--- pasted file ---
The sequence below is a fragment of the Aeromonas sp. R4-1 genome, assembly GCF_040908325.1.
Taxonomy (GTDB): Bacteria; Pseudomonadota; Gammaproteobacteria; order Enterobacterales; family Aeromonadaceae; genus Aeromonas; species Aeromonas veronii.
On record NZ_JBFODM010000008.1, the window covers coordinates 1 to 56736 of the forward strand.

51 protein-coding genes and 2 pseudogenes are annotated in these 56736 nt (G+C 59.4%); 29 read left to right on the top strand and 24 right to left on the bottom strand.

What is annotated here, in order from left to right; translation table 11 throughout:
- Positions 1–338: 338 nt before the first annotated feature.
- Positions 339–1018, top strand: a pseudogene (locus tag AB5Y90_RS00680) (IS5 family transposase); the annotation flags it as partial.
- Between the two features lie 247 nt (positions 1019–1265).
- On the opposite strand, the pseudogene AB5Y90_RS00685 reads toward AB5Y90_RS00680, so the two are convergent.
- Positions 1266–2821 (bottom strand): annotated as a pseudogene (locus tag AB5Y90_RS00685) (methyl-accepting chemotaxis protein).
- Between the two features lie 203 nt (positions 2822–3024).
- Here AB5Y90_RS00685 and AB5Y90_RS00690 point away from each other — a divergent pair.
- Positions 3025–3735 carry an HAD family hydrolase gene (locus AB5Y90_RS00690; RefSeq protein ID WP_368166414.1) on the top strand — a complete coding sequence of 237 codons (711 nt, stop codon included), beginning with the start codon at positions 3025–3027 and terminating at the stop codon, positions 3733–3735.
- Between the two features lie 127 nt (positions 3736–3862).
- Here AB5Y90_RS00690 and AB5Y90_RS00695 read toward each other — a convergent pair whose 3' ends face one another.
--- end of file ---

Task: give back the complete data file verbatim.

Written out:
The sequence below is a fragment of the Aeromonas sp. R4-1 genome, assembly GCF_040908325.1.
Taxonomy (GTDB): Bacteria; Pseudomonadota; Gammaproteobacteria; order Enterobacterales; family Aeromonadaceae; genus Aeromonas; species Aeromonas veronii.
On record NZ_JBFODM010000008.1, the window covers coordinates 1 to 56736 of the forward strand.

51 protein-coding genes and 2 pseudogenes are annotated in these 56736 nt (G+C 59.4%); 29 read left to right on the top strand and 24 right to left on the bottom strand.

What is annotated here, in order from left to right; translation table 11 throughout:
- Positions 1–338: 338 nt before the first annotated feature.
- Positions 339–1018, top strand: a pseudogene (locus tag AB5Y90_RS00680) (IS5 family transposase); the annotation flags it as partial.
- Between the two features lie 247 nt (positions 1019–1265).
- On the opposite strand, the pseudogene AB5Y90_RS00685 reads toward AB5Y90_RS00680, so the two are convergent.
- Positions 1266–2821 (bottom strand): annotated as a pseudogene (locus tag AB5Y90_RS00685) (methyl-accepting chemotaxis protein).
- Between the two features lie 203 nt (positions 2822–3024).
- Here AB5Y90_RS00685 and AB5Y90_RS00690 point away from each other — a divergent pair.
- Positions 3025–3735 carry an HAD family hydrolase gene (locus AB5Y90_RS00690; RefSeq protein ID WP_368166414.1) on the top strand — a complete coding sequence of 237 codons (711 nt, stop codon included), beginning with the start codon at positions 3025–3027 and terminating at the stop codon, positions 3733–3735.
- Between the two features lie 127 nt (positions 3736–3862).
- Here AB5Y90_RS00690 and AB5Y90_RS00695 read toward each other — a convergent pair whose 3' ends face one another.